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Home » Common ailments, Green parenting

Alternative health Treatments for colic

Submitted by on Wednesday, 25 August 2010 Loading Add to favourites  One Comment

baby sleeping peacefully after a colic fitColic affects up to one in five of babies and is characterised by daily bouts of inconsolable crying, usually at around the same time, commonly early evening.

The baby’s legs are drawn up to the abdomen, they appear to be in severe pain, their stomach may rumble loudly and they may also pass considerable amounts of wind. This usually begins within around 3 weeks of the baby’s birth, and the attacks last for between 2 and 4 hours at a time.

Research suggests that about half of affected babies have grown out of colic by the time they are two months old, 85% by three months and 15% have no further episodes after four months.

Likely causes of colic

There are still disagreements amongst the medical profession as to whether colic exists in its own right as a real disorder.

Some paediatricians suggest the problem is caused because tired babies naturally have crying fits in the evening and it is the quantity of air they may gulp as they cry which is responsible for any ensuing discomfort, bloating and wind.
Others suggest that colic is produced by un-coordinated contractions of the young baby’s intestines which may be too immature to contract smoothly and efficiently.[amazon-product align=”right” small=”1″]0345490681[/amazon-product]

If the baby is breastfed, foods containing caffeine, strong spices, and gas producing vegetables such as broccoli, cabbage and cauliflower may cause problems. Intolerances to formula milks can likewise present symptoms.

Sears cites research that the potential allergen betalactoglobin in cows milk is definitely transferred to baby’s via breast milk. Studies eliminating all dairy products from the diets of breastfeeding women with colicky babies have had mixed results. Sometimes colic is caused by acid reflux, in which irritating stomach acids pass back up the baby’s oesophagus after feeding, causing discomfort similar to heartburn for adults. This may be suspected if the baby feels far better when upright after a meal and worse when lying down.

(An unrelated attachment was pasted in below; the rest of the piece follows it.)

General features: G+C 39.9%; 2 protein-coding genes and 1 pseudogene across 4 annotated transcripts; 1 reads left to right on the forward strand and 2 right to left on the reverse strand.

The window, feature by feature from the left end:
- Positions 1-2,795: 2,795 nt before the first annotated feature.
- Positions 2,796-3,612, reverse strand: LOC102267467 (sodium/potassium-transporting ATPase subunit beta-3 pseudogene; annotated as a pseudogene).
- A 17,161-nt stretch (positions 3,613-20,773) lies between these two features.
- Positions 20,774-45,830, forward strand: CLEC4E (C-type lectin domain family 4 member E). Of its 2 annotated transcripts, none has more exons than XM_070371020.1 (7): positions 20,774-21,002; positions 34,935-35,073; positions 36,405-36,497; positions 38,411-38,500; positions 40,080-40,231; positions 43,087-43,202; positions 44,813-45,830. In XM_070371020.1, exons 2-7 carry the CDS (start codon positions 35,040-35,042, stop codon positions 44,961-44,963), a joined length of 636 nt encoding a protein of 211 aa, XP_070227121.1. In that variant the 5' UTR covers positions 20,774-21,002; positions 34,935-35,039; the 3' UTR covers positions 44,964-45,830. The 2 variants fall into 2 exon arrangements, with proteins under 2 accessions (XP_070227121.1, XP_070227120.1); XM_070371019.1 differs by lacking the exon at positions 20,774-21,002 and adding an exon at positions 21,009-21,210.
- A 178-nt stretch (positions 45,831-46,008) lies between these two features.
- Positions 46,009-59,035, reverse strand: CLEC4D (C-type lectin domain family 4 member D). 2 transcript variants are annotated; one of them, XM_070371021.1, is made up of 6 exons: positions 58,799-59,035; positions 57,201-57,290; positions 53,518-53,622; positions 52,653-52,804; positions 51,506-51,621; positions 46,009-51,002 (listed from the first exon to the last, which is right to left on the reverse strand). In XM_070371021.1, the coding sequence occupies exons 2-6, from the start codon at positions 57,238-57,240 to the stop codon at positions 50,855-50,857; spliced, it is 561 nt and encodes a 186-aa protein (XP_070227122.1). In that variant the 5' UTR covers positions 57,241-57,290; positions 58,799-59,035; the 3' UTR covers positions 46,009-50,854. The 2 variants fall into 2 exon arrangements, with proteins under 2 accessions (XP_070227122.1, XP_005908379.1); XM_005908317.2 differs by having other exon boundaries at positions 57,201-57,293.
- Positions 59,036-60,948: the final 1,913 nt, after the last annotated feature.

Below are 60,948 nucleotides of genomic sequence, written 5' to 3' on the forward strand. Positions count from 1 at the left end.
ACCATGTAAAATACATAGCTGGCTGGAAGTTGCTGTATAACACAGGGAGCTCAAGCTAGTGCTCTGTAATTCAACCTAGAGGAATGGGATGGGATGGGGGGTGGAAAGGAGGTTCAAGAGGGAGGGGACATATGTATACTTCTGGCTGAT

In growing children, colic may be bought on by fear of oncoming event or some sort of trauma – in some cases, going to school itself can cause an attack.

Colic can affect adults in a similar way – they are usually less affected by colic than children, but when they are the intermittent pain comes and goes like a fist being clenched and unclenched in the abdomen, and can make them double up in agony. The pain may also occur when an organ such as the bile duct or intestine contracts and becomes inflamed when trying to expel poisoned food, or to pass an obstruction such as gallstones.

What your doctor might suggest

Antispasmodic drugs may be prescribed for babies. For adults, painkilling drugs may be prescribed and the patient told to avoid rich foods and alcohol.

Alternative health treatments

Western herbalism

Herbal teas made from chamomile, dill, fennel or catmint after feeding for the baby may be helpful. Alternatively offer a teaspoon of warm herbal tea every hour. If the mother is breastfeeding, she could drink a cupful 30-45 minutes before each feed. Adult colic sufferers should drink a cup full of the infusion three times a day or try mixing a teaspoon each of fennel seed, aniseed and caraway seed in a cup of boiling water; cover the cup and infuse for ten minutes then strain and drink while the tea is still hot.

[amazon-product small=”1″]http://www.amazon.co.uk/Understanding-Infant-Colic-Osteopathic-Perspective/dp/0953254216/ref=sr_1_15?ie=UTF8&s=books&qid=1270110130&sr=8-15[/amazon-product]Bach flower remedies

Rescue remedy for the distress that some baby’s (and their parents) suffer. Both of you can take it (diluted in a bottle of boiled, cooled water, or applied to the breast if you are breastfeeding prior to a feed or dabbed onto baby’s forehead, fontanelle, temples and wrists.) or you can rub rescue cream into your baby’s abdomen.

Biochemic tissue salts

Mag.phos is indicated if the child draws up the legs and has crampy and constrictive pains.
Nat.sulph is indicated in all types of queasiness.

Aromatherapy

For babies, massage the abdomen in a clockwise direction with 2 drops of fennel essential oil in 1/2 tsp carrier oil.
Adults can also try cinnamon, juniper, lavender or patchouli.

Homeopathy

Chamomilla is useful for babies who seem better when they are held.
Pulsatilla is for babies who are better in the fresh air and when they are rocked.
Cuprum Met. is used when the tummy rumbles and the child curls their fingers and toes in discomfort.

Spiritual / emotional connection

Mental irritation and impatience. Check to see if there is any annoyance in your surroundings.

Osteopathy

I’m a huge fan of cranial osteopathy. If all else fails and your baby (and you!) are still distressed, it’s worth contacting a cranial osteopath for advise. This is particularly relevant if you had a traumatic pregnancy or birth.

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